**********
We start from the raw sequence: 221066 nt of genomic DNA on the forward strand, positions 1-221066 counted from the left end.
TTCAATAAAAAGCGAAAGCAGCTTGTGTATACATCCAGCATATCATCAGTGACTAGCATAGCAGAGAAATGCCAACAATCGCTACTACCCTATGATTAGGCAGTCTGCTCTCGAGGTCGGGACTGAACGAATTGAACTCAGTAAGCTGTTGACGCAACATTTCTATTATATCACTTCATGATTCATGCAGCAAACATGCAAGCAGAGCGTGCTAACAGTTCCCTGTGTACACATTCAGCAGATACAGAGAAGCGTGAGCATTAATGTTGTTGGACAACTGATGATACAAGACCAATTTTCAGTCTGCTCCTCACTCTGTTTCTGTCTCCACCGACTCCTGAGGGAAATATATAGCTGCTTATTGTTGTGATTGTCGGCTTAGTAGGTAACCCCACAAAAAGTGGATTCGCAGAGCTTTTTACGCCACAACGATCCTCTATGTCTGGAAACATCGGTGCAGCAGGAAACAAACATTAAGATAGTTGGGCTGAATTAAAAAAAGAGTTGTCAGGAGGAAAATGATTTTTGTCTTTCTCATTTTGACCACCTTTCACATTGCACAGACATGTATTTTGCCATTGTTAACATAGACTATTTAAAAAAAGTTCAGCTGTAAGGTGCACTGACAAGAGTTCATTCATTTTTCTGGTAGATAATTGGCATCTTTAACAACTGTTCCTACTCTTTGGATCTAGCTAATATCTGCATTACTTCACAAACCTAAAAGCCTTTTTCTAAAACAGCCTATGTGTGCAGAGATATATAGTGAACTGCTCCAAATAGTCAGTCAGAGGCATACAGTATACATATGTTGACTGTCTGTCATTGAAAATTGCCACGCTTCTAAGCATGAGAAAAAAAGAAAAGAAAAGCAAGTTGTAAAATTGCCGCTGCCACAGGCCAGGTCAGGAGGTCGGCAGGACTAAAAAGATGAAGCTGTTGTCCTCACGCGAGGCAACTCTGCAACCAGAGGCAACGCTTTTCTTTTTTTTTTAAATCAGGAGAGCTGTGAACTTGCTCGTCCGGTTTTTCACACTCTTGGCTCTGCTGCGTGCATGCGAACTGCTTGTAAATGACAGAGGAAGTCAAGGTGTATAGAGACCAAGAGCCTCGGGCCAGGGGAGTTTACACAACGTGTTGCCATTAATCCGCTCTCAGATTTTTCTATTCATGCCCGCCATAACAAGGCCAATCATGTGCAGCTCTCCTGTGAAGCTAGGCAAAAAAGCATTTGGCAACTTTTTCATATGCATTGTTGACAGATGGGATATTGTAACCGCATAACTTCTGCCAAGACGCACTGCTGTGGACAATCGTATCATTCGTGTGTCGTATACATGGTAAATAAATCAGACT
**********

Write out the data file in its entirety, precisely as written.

We start from the raw sequence: 221066 nt of genomic DNA on the forward strand, positions 1-221066 counted from the left end.
TTCAATAAAAAGCGAAAGCAGCTTGTGTATACATCCAGCATATCATCAGTGACTAGCATAGCAGAGAAATGCCAACAATCGCTACTACCCTATGATTAGGCAGTCTGCTCTCGAGGTCGGGACTGAACGAATTGAACTCAGTAAGCTGTTGACGCAACATTTCTATTATATCACTTCATGATTCATGCAGCAAACATGCAAGCAGAGCGTGCTAACAGTTCCCTGTGTACACATTCAGCAGATACAGAGAAGCGTGAGCATTAATGTTGTTGGACAACTGATGATACAAGACCAATTTTCAGTCTGCTCCTCACTCTGTTTCTGTCTCCACCGACTCCTGAGGGAAATATATAGCTGCTTATTGTTGTGATTGTCGGCTTAGTAGGTAACCCCACAAAAAGTGGATTCGCAGAGCTTTTTACGCCACAACGATCCTCTATGTCTGGAAACATCGGTGCAGCAGGAAACAAACATTAAGATAGTTGGGCTGAATTAAAAAAAGAGTTGTCAGGAGGAAAATGATTTTTGTCTTTCTCATTTTGACCACCTTTCACATTGCACAGACATGTATTTTGCCATTGTTAACATAGACTATTTAAAAAAAGTTCAGCTGTAAGGTGCACTGACAAGAGTTCATTCATTTTTCTGGTAGATAATTGGCATCTTTAACAACTGTTCCTACTCTTTGGATCTAGCTAATATCTGCATTACTTCACAAACCTAAAAGCCTTTTTCTAAAACAGCCTATGTGTGCAGAGATATATAGTGAACTGCTCCAAATAGTCAGTCAGAGGCATACAGTATACATATGTTGACTGTCTGTCATTGAAAATTGCCACGCTTCTAAGCATGAGAAAAAAAGAAAAGAAAAGCAAGTTGTAAAATTGCCGCTGCCACAGGCCAGGTCAGGAGGTCGGCAGGACTAAAAAGATGAAGCTGTTGTCCTCACGCGAGGCAACTCTGCAACCAGAGGCAACGCTTTTCTTTTTTTTTTAAATCAGGAGAGCTGTGAACTTGCTCGTCCGGTTTTTCACACTCTTGGCTCTGCTGCGTGCATGCGAACTGCTTGTAAATGACAGAGGAAGTCAAGGTGTATAGAGACCAAGAGCCTCGGGCCAGGGGAGTTTACACAACGTGTTGCCATTAATCCGCTCTCAGATTTTTCTATTCATGCCCGCCATAACAAGGCCAATCATGTGCAGCTCTCCTGTGAAGCTAGGCAAAAAAGCATTTGGCAACTTTTTCATATGCATTGTTGACAGATGGGATATTGTAACCGCATAACTTCTGCCAAGACGCACTGCTGTGGACAATCGTATCATTCGTGTGTCGTATACATGGTAAATAAATCAGACT